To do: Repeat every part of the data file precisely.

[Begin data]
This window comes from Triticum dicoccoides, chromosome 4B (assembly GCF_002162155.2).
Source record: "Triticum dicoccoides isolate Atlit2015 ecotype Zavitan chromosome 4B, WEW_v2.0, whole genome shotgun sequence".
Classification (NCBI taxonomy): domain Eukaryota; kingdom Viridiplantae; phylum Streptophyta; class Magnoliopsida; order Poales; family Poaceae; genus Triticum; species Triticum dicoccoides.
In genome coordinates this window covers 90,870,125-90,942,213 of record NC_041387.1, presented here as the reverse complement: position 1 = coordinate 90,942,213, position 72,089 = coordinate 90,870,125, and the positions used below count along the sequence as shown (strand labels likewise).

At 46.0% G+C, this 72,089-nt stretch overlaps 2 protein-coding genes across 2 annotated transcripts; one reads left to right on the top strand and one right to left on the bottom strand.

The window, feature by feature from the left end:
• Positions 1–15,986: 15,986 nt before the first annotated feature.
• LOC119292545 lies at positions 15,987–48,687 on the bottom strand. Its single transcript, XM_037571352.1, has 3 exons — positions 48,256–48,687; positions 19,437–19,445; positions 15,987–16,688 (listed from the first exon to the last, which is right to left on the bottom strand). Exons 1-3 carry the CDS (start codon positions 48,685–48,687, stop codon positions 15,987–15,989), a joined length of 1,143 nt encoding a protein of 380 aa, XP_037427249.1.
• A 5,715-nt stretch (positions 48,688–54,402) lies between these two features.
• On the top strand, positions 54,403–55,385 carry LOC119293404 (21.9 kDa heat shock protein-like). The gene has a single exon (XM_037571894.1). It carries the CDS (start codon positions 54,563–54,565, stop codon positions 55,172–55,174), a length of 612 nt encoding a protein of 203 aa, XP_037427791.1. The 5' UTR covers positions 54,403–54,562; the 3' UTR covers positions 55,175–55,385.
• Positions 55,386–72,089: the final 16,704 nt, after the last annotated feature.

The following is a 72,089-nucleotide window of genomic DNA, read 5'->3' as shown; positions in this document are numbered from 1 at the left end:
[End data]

This window comes from Triticum dicoccoides, chromosome 4B (assembly GCF_002162155.2).
Source record: "Triticum dicoccoides isolate Atlit2015 ecotype Zavitan chromosome 4B, WEW_v2.0, whole genome shotgun sequence".
Classification (NCBI taxonomy): domain Eukaryota; kingdom Viridiplantae; phylum Streptophyta; class Magnoliopsida; order Poales; family Poaceae; genus Triticum; species Triticum dicoccoides.
In genome coordinates this window covers 90,870,125-90,942,213 of record NC_041387.1, presented here as the reverse complement: position 1 = coordinate 90,942,213, position 72,089 = coordinate 90,870,125, and the positions used below count along the sequence as shown (strand labels likewise).

At 46.0% G+C, this 72,089-nt stretch overlaps 2 protein-coding genes across 2 annotated transcripts; one reads left to right on the top strand and one right to left on the bottom strand.

The window, feature by feature from the left end:
• Positions 1–15,986: 15,986 nt before the first annotated feature.
• LOC119292545 lies at positions 15,987–48,687 on the bottom strand. Its single transcript, XM_037571352.1, has 3 exons — positions 48,256–48,687; positions 19,437–19,445; positions 15,987–16,688 (listed from the first exon to the last, which is right to left on the bottom strand). Exons 1-3 carry the CDS (start codon positions 48,685–48,687, stop codon positions 15,987–15,989), a joined length of 1,143 nt encoding a protein of 380 aa, XP_037427249.1.
• A 5,715-nt stretch (positions 48,688–54,402) lies between these two features.
• On the top strand, positions 54,403–55,385 carry LOC119293404 (21.9 kDa heat shock protein-like). The gene has a single exon (XM_037571894.1). It carries the CDS (start codon positions 54,563–54,565, stop codon positions 55,172–55,174), a length of 612 nt encoding a protein of 203 aa, XP_037427791.1. The 5' UTR covers positions 54,403–54,562; the 3' UTR covers positions 55,175–55,385.
• Positions 55,386–72,089: the final 16,704 nt, after the last annotated feature.

The following is a 72,089-nucleotide window of genomic DNA, read 5'->3' as shown; positions in this document are numbered from 1 at the left end: